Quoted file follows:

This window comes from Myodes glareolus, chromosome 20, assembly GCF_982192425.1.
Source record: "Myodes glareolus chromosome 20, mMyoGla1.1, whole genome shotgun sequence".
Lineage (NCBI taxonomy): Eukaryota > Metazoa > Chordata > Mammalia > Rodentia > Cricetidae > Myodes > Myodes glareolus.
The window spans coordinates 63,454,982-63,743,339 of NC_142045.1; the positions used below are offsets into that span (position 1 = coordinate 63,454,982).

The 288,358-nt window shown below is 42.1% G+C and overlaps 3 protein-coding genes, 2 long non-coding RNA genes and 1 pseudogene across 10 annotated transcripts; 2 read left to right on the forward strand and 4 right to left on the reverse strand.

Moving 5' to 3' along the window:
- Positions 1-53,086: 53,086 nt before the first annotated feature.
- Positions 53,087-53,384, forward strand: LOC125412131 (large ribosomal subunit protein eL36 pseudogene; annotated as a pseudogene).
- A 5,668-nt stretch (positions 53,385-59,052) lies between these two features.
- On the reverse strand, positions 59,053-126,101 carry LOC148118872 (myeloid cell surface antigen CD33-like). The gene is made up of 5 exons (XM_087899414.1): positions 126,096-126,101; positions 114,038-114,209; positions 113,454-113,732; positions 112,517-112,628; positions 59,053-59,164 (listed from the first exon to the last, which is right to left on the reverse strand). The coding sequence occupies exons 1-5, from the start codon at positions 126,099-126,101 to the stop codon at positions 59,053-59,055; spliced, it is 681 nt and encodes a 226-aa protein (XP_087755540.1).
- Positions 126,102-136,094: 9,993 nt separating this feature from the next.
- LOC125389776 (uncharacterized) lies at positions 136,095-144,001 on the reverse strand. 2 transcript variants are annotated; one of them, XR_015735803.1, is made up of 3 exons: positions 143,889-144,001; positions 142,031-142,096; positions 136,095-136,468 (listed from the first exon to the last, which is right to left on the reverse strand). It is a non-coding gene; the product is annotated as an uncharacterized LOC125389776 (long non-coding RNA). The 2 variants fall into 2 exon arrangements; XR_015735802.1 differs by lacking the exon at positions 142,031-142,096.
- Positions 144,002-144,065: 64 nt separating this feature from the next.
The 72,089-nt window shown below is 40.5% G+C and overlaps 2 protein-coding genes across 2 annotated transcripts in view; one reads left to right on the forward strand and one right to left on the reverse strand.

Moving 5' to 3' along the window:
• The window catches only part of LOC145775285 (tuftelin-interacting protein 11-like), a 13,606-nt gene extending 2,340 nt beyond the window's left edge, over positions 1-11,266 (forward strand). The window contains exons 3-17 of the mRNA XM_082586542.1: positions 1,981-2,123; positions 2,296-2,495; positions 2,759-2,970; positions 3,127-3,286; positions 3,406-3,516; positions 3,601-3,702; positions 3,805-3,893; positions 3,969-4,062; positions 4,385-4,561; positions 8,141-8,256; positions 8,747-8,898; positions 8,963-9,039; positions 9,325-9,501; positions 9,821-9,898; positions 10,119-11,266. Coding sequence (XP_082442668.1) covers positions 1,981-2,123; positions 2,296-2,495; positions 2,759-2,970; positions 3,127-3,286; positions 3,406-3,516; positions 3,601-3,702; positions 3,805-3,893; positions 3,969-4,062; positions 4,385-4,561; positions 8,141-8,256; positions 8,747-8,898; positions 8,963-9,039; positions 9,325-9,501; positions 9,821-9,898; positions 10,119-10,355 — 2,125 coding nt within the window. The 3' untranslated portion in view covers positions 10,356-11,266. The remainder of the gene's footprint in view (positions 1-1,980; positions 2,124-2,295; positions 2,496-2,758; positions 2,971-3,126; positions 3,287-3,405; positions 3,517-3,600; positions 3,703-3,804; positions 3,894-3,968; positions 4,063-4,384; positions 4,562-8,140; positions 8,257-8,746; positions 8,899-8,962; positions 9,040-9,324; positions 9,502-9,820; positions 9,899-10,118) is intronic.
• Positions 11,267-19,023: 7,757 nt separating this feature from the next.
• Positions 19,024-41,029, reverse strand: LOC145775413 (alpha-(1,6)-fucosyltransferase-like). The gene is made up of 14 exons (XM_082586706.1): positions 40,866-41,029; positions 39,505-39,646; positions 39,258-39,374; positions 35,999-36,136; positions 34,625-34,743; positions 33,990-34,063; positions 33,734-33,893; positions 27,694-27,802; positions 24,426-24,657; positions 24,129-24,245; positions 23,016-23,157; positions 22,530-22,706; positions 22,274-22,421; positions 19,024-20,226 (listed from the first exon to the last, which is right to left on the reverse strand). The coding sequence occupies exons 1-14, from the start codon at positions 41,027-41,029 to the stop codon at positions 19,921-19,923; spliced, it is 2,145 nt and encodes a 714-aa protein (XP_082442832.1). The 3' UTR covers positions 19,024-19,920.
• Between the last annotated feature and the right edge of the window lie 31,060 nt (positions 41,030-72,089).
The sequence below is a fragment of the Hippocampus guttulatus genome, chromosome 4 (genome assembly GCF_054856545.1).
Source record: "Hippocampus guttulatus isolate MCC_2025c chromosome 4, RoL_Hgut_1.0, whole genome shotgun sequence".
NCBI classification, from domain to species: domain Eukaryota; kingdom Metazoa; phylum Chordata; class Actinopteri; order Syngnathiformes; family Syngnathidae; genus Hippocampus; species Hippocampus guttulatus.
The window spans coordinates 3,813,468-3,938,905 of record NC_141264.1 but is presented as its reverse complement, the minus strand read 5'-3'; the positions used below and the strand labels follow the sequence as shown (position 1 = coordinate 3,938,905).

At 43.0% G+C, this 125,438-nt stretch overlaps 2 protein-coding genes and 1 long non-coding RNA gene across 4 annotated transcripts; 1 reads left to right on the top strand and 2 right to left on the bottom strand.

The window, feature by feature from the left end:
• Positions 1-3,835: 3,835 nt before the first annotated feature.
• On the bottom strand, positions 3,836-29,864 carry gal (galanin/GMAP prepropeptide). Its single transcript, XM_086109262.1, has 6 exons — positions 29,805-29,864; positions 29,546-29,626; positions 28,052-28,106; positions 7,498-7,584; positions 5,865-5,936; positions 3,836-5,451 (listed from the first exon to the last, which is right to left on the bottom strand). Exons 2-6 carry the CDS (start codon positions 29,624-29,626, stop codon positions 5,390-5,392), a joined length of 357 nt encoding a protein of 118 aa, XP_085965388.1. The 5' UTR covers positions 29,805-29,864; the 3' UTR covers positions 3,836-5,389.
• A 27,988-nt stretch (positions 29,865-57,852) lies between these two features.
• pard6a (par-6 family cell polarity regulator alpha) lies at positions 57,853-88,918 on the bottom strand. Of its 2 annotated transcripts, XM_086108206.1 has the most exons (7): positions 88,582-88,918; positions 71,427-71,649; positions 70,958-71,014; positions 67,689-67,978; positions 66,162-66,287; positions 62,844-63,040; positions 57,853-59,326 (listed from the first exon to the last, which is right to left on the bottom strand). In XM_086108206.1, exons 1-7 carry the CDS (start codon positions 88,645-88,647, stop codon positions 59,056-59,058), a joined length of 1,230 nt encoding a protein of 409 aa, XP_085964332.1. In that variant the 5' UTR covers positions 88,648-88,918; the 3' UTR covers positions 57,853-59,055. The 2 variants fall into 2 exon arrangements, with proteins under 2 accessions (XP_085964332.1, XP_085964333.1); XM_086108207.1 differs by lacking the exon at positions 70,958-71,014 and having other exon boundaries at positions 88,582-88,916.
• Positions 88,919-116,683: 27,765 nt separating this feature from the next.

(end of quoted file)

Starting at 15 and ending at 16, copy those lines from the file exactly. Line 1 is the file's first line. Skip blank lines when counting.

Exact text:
Moving 5' to 3' along the window:
• The window catches only part of LOC145775285 (tuftelin-interacting protein 11-like), a 13,606-nt gene extending 2,340 nt beyond the window's left edge, over positions 1-11,266 (forward strand). The window contains exons 3-17 of the mRNA XM_082586542.1: positions 1,981-2,123; positions 2,296-2,495; positions 2,759-2,970; positions 3,127-3,286; positions 3,406-3,516; positions 3,601-3,702; positions 3,805-3,893; positions 3,969-4,062; positions 4,385-4,561; positions 8,141-8,256; positions 8,747-8,898; positions 8,963-9,039; positions 9,325-9,501; positions 9,821-9,898; positions 10,119-11,266. Coding sequence (XP_082442668.1) covers positions 1,981-2,123; positions 2,296-2,495; positions 2,759-2,970; positions 3,127-3,286; positions 3,406-3,516; positions 3,601-3,702; positions 3,805-3,893; positions 3,969-4,062; positions 4,385-4,561; positions 8,141-8,256; positions 8,747-8,898; positions 8,963-9,039; positions 9,325-9,501; positions 9,821-9,898; positions 10,119-10,355 — 2,125 coding nt within the window. The 3' untranslated portion in view covers positions 10,356-11,266. The remainder of the gene's footprint in view (positions 1-1,980; positions 2,124-2,295; positions 2,496-2,758; positions 2,971-3,126; positions 3,287-3,405; positions 3,517-3,600; positions 3,703-3,804; positions 3,894-3,968; positions 4,063-4,384; positions 4,562-8,140; positions 8,257-8,746; positions 8,899-8,962; positions 9,040-9,324; positions 9,502-9,820; positions 9,899-10,118) is intronic.